Alexander and the Not Very Good Movie.


This was my 9 year old son’s review anyway, and I was relieved to be in agreement with him.

There had been huge excitement in our house leading up to the opening of this film.  We were model consumers: trailers were watched in advance, the internet scoured for clips and quotes and every poster caused a squeal.  Suffice to say, being a Steve Carell fan myself, when the great day arrived even I was looking forward to seeing it.

For those not in the know, the story revolves around an 11 year old boy named Alexander who is struggling with life. In contrast, the rest of his family all seem to be gliding along.  So,  on the eve of his twelfth birthday, Alexander wishes on them a terrible day just so they might understand how he feels.

Sure enough, each family member does encounter disaster the following day but, of course, everything works out in the end.  Which was a total bummer, and I’m not kidding.

Don’t get me wrong, I have nothing against happy endings and I’m sure the movie will do very well.  It was just the substance of Alexander’s happy ending which made me leave the theater feeling a little defeated.

Why?  What had happened?  In the last scene, Alexander has a party for the ages.  Not only does his dad get a great job, his mom does not lose hers and his siblings sort out their problems.  On top of all this, his parents hire an Australian petting zoo for the party, there are Australian cowboys to do amazing gymnastics and, because his rival got the measles, all his classmates show up and think Alexander is cool after all. Ta Da!  Woohooo!!

Quite apart from anything else, the dad’s been out of work for seven months and manages to come up with a party like that?  I couldn’t help feeling sorry for all the other parents around me watching this movie with their kids too.  Were they feeling like me?  On the way home, what could I tell my kids about their own lives in comparison?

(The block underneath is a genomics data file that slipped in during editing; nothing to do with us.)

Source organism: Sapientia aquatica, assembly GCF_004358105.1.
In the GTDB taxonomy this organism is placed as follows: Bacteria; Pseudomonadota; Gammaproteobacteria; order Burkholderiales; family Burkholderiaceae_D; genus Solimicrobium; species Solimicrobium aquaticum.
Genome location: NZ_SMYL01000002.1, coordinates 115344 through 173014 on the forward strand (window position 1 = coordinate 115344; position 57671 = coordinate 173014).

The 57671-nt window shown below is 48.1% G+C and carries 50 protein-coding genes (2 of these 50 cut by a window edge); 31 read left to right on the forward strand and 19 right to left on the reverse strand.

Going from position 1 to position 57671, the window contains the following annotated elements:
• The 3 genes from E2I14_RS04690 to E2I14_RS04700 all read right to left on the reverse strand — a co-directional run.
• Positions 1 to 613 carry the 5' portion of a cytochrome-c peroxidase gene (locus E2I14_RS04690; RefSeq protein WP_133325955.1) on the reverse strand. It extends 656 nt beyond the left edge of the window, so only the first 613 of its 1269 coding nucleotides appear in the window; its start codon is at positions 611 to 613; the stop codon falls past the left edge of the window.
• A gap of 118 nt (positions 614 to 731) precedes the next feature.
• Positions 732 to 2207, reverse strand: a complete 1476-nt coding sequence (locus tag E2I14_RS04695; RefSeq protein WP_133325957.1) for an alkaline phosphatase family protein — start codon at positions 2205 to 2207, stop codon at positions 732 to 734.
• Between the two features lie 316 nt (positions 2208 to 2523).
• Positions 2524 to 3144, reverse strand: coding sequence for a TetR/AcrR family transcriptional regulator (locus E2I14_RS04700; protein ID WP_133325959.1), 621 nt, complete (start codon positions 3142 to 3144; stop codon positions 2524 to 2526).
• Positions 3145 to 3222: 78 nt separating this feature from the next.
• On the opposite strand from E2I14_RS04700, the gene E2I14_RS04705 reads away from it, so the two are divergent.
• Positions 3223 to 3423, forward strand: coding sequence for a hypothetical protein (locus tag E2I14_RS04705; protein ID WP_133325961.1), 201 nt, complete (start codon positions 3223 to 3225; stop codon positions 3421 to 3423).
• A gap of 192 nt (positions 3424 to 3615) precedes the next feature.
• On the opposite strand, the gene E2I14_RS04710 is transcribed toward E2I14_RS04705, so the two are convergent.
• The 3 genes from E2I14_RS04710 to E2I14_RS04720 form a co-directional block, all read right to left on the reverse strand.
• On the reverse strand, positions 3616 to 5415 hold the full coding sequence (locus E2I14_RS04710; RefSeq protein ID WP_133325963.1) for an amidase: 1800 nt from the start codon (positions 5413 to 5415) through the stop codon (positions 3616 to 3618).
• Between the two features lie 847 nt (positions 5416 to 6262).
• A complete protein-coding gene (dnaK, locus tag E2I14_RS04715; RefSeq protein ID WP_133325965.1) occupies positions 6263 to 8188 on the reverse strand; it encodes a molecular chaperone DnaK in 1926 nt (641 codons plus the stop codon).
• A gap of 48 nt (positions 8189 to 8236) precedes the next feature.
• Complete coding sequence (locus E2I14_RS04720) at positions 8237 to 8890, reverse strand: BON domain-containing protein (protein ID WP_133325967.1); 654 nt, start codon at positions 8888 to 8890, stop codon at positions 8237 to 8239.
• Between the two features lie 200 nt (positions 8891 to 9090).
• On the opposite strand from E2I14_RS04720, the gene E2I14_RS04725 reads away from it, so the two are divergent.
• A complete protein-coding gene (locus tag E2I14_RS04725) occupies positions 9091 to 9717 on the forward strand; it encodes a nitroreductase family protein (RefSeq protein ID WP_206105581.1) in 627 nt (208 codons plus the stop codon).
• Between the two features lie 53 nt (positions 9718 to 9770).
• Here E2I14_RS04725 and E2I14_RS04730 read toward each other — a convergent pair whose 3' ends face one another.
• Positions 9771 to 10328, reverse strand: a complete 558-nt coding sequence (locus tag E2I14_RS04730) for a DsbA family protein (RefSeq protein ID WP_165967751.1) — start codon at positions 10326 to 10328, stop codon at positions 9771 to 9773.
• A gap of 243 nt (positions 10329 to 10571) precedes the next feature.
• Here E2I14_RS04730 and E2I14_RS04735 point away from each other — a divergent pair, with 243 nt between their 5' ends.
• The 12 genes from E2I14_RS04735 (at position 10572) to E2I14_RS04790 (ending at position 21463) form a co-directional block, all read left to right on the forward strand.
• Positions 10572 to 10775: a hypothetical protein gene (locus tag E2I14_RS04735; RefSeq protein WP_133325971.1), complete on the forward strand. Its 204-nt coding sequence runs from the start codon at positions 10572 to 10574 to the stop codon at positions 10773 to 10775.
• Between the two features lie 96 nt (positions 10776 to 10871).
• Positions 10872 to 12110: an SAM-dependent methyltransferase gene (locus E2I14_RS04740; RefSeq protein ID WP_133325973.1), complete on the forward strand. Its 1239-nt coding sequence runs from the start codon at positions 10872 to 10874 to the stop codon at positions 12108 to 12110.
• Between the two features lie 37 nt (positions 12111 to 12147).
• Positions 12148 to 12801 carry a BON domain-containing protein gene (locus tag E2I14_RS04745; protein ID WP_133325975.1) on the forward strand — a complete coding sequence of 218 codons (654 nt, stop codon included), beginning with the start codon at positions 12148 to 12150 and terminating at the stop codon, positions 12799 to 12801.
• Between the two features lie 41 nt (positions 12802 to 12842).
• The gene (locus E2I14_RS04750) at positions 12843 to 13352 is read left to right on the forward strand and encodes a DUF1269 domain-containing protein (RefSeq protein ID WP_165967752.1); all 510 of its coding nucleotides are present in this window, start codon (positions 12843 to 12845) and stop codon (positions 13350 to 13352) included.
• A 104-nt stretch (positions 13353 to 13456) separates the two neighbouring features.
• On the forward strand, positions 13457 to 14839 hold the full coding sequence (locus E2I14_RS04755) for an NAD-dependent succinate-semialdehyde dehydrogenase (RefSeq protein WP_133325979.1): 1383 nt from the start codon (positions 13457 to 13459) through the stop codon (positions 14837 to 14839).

You see, life has already shown my two (as it did me at a young age) that everything doesn’t always turn out even better than we hoped. That hard things do happen.  On the plus side however, life has also shown them that being around those you love and who love you just for being you on your birthday – amidst all of life’s crazy ups and downs – is the best reason to celebrate there is.  That is the thing that’s truly cool.

It was such a great idea for a movie but so suckily played out.  I do wish the story had stuck with the basic party planned by Alexander’s parents involving pizza and volleyball in the backyard with a few real pals – and they had had a great time nonetheless.

I wish we had left the family not in a crazy glow of awesome “stuff”, but exhausted and happy to be safe, enjoying their dad’s lopsided cake and someone getting pushed in the pool.  I wish the film had left some things unresolved, and some things not working out while others did.  I wish Alexander had come to understand how friendship is more important than popularity and that parents succeed and fail and life goes on.  That his parents love him with all their hearts whether their bank balance can allow for a trendy party or not. And that even though everything doesn’t turn out OK in the end, everyone is still all right.

I wish it had been that movie. Then it would have been a classic to watch and watch and watch again: an ‘It’s a Wonderful Life’ for kids that all kids can aspire to.  That would have been a Very Good Movie, and a storyline the three of us could have laughed about in sympathy all the way home.

Or is it just me?


2 thoughts on “Alexander and the Not Very Good Movie.”

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